The independent news organization of Duke University

100 days left

A small ritual I’ve developed since my return to Durham from our much-needed holidays has been to start my mornings by heating water in my electric kettle. The use of an electric kettle is a habit I’ve carried from my time in the United Kingdom, where my consumption of tea and biscuits (of the custard cream variety, and not accompanied by gravy), was at a lifetime high, while the practice of drinking warm water is one I’ve inherited from my family in Hong Kong. Back home in Hong Kong, hot water dispensers (which also function to brew tea) are as ubiquitous in kitchens as fridge water dispensers are here in the United States. Chinese culture possesses a general aversion to the consumption of cold water, stemming from the precept in traditional Chinese medicine that cold water disturbs the balance of the body. You would be hard pressed to find restaurants in Hong Kong that serve the American restaurant standard of water with ice. Hot tea and warm or room temperature water are usually preferred. 

Soup is another indispensable part of Chinese culinary culture. Home cooked meals always feature a rotation of pork-, chicken- or fish-based broths complemented by assorted vegetables, from radishes to watercress and herbs such as goji berries, red dates and ginseng. Soup drinking, like warm water consumption, reflects traditional Chinese medicine principles. Not only are Chinese soups as delicious as they are varied; their ingredients are believed to mediate balance within the body. Chicken noodle soup might be the closest comparison I can draw within an American context. Having once held a clearly undeveloped palate and a blatant disregard for soups in my younger years, viewing them as just a few ingredients removed from hot water, I now hold the potentially controversial opinion that soup, not rice, is the cornerstone of Chinese meals. 

Embedded within the practice of Chinese soup making is the fundamental philosophy of yin and yang. The duality of yin and yang represents the connected, complementary and yet contradictory elements of all aspects of the universe. Their relationship is not static, however, but shifts in a dance of mutual transformation. The spiral-like black and white symbol elegantly captures their interdependence, showing how one waxes as the other wanes, the center of each half dotted with the opposing force— one growing out of the other.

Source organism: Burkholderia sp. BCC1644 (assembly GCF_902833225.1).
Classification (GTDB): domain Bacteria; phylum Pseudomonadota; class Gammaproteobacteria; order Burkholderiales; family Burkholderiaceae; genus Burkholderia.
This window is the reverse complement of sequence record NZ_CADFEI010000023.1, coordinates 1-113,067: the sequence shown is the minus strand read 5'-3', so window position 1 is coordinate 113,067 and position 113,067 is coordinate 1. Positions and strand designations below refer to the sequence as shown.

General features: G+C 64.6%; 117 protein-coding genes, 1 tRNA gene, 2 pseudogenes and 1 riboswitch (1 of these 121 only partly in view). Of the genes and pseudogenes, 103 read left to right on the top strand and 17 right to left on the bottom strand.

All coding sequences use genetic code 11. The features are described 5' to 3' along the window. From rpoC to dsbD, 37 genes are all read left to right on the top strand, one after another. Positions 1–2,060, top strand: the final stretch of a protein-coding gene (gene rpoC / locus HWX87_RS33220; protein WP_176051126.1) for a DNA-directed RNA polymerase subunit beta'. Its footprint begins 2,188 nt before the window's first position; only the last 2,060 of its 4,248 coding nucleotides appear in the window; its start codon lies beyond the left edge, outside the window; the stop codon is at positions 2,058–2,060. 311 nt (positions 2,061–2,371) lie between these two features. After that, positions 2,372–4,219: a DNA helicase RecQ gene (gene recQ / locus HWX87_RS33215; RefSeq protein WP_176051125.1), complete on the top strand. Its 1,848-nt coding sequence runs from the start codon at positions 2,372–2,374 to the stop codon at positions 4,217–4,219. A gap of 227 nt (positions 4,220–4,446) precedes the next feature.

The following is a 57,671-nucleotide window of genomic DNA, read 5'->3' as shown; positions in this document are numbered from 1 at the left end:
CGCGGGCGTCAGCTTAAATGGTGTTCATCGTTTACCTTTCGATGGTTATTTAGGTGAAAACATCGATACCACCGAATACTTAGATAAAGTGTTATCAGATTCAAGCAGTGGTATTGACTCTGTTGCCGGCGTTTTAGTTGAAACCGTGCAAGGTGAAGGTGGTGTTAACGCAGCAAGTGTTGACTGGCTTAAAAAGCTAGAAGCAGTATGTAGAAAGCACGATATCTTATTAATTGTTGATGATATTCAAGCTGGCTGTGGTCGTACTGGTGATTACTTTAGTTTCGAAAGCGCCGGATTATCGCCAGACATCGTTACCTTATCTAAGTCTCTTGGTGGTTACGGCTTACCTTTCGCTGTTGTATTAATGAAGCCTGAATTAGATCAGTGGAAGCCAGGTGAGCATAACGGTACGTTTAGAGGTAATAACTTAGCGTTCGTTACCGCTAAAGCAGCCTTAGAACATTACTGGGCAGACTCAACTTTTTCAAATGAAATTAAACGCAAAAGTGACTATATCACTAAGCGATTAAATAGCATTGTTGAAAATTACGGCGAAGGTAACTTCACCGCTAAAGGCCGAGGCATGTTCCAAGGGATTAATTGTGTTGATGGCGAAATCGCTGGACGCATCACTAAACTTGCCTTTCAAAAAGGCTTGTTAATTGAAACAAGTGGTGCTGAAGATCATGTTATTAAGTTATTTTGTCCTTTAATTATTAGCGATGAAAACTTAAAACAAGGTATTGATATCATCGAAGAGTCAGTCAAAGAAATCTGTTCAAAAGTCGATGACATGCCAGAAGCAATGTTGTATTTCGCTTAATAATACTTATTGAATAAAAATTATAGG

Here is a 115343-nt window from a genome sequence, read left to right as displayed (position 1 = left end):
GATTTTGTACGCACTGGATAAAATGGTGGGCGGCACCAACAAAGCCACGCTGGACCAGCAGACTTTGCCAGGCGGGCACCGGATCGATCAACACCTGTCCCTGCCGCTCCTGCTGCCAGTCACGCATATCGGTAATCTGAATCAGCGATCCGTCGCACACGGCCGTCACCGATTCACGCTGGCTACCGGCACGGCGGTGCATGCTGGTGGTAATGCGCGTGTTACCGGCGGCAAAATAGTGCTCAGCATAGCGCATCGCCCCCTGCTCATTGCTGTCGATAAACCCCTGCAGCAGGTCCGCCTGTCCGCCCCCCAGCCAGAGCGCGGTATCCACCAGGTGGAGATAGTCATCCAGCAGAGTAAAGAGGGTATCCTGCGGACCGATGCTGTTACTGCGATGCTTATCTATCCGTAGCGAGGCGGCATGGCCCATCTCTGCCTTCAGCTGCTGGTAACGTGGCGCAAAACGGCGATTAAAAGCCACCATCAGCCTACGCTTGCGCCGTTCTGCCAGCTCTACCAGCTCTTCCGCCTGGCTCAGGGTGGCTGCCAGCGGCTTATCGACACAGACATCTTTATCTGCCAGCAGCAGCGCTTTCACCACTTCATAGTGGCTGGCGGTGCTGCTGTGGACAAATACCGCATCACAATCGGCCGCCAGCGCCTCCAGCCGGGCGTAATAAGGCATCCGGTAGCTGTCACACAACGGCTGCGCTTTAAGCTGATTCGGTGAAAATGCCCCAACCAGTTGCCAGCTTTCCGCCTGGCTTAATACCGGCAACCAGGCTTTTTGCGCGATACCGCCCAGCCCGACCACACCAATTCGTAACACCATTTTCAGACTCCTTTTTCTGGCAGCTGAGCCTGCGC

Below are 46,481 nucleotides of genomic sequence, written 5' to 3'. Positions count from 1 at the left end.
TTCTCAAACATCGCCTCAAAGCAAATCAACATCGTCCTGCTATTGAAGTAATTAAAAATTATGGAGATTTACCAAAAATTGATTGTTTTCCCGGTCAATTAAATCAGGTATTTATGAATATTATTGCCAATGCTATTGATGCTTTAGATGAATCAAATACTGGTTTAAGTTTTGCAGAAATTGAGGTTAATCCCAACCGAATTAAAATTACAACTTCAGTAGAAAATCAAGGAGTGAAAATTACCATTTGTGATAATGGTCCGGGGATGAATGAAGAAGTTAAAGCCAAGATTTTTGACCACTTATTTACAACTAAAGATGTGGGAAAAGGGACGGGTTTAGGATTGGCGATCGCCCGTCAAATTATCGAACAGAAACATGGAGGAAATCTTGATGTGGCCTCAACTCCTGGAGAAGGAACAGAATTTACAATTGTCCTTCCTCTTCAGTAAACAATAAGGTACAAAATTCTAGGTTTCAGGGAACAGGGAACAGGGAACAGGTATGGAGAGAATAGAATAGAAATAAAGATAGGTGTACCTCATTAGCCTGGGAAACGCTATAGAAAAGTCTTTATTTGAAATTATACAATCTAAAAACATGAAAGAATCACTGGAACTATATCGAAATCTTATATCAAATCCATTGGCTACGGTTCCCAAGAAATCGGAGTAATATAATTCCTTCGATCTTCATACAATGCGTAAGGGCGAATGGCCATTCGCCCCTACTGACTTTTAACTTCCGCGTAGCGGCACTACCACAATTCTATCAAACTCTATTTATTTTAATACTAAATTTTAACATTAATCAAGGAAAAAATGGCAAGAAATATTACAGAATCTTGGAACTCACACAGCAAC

In traditional Chinese medicine, the key to good health is balance between yin and yang. Soup is a form of medicine in maintaining this balance. In my grandmother’s kitchen, the ingredients are carefully selected. It is brought to a boil, then a simmer, in a process that has no patience for haste. Through the centuries-old practice of drinking Chinese soups, I am nourished not only by the labor of love in food creation, but also in body, mind and spirit.

I feel the echoes of that tradition when I begin my early mornings sipping warm water. It’s a poor substitute for soup, I know, but something about the soft bubbling of a roiling boil that builds to a satisfying click soothes my jetlagged weariness. Where waking up before 11 a.m. was unthinkable during winter break, I find myself appreciating these moments of stillness that darkness before daybreak brings. Encounters with the early hours of the day—whether through late nights spent with loved ones, all-nighters as a result of time mismanagement or wake ups as the side effect of crossing time zones—have always filled me with a sense of optimistic existentialism. Lately, during these mornings in the days that are the start to the end of my time at Duke, I’ve been meditating on these concepts of balance and duality. 

In facing this semester, I’ve felt as though I am teetering on a precipice to the great unknown. I am equal parts excited and terrified, eager for a new chapter but filled with melancholy for the memories, routines and minutiae of life that I will leave behind. I worry about spending time wisely, with an increasing sense of urgency as the pace of the semester picks up and yet recognize that this awareness has brought me a profound consciousness of the precious value of this place in this moment of time, with relationships that will never be configured in this particular way again. 

In the last 100 days of our undergraduate journey (for us seniors at least), I hope we find a balance that brings harmony, to make peace with our time here. And have some soup—it'll make you feel a bit better along the way. 

Hannah Homma Tong is a Trinity senior. Her column runs on alternate Thursdays. 

Discussion

Share and discuss “100 days left” on social media.